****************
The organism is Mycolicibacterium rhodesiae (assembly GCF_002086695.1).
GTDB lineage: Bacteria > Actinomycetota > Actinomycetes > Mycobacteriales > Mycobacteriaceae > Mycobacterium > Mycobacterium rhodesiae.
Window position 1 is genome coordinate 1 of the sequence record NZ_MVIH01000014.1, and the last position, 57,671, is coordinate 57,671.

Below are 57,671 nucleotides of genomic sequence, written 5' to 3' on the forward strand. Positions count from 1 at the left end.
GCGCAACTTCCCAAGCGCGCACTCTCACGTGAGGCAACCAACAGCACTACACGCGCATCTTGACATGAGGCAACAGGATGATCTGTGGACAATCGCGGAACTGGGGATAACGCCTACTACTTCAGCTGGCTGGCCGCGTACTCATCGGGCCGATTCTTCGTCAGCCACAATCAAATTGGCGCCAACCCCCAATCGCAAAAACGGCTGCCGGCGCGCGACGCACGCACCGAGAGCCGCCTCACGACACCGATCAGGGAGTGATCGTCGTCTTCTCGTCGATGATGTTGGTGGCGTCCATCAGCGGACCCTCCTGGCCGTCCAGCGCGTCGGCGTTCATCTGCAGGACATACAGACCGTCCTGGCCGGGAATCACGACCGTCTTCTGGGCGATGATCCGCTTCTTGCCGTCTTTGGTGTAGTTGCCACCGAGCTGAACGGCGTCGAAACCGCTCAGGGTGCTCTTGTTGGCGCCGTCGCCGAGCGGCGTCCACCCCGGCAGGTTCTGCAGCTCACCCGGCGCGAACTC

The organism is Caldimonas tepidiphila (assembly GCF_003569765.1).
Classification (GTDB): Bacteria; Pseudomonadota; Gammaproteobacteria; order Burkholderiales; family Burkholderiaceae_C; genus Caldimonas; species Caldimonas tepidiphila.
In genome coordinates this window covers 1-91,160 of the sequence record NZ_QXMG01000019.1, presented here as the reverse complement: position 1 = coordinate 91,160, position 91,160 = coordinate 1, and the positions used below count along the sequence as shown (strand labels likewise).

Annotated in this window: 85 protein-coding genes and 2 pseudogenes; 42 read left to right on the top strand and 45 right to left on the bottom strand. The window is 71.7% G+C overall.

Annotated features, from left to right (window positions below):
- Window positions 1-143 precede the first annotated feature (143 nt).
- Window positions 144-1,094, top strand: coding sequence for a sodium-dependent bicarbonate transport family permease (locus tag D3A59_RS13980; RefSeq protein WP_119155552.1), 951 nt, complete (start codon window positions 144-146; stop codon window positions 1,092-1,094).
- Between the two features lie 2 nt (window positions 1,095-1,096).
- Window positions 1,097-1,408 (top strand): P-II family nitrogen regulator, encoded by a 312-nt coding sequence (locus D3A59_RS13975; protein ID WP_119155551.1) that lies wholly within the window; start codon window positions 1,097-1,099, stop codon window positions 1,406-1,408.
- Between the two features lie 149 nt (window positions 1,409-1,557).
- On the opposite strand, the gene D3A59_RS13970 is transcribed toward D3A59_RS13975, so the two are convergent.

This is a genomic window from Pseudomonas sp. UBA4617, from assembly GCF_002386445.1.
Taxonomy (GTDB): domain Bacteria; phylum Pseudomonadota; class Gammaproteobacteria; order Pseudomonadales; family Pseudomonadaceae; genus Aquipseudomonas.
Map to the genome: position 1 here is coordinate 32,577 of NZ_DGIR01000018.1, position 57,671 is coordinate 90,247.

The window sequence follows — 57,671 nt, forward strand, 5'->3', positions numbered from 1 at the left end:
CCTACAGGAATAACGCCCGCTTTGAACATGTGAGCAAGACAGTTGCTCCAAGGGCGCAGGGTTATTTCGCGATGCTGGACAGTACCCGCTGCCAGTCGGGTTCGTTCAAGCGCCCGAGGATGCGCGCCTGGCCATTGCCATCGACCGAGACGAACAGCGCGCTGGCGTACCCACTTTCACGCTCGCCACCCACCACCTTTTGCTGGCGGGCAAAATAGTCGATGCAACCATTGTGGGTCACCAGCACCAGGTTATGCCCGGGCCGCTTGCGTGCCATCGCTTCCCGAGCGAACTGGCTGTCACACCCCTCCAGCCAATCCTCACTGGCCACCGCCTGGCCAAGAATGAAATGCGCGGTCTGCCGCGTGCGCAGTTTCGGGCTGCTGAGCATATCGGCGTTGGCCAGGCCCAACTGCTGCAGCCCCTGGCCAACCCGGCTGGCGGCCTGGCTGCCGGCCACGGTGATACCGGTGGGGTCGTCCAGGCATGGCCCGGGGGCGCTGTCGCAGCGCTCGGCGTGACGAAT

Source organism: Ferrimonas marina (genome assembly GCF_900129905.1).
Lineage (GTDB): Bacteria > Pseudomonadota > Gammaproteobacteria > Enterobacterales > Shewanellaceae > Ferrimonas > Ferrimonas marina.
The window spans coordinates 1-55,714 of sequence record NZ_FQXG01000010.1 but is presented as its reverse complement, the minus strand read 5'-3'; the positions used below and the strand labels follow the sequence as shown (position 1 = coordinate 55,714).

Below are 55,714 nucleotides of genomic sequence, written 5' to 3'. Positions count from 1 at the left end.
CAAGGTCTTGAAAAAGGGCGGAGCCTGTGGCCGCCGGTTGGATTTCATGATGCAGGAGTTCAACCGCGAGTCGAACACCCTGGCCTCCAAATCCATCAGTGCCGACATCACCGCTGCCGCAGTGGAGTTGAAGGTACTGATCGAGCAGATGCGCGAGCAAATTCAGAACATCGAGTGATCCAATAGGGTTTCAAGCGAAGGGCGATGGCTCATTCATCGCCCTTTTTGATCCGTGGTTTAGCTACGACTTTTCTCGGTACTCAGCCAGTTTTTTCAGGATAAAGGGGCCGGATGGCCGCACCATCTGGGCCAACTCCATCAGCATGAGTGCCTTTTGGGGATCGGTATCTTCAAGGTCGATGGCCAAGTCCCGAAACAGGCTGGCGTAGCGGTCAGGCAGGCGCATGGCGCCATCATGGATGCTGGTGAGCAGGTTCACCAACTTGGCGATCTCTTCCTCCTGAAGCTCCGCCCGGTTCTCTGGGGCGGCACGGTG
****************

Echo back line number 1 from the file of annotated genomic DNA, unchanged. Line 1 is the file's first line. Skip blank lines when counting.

The organism is Mycolicibacterium rhodesiae (assembly GCF_002086695.1).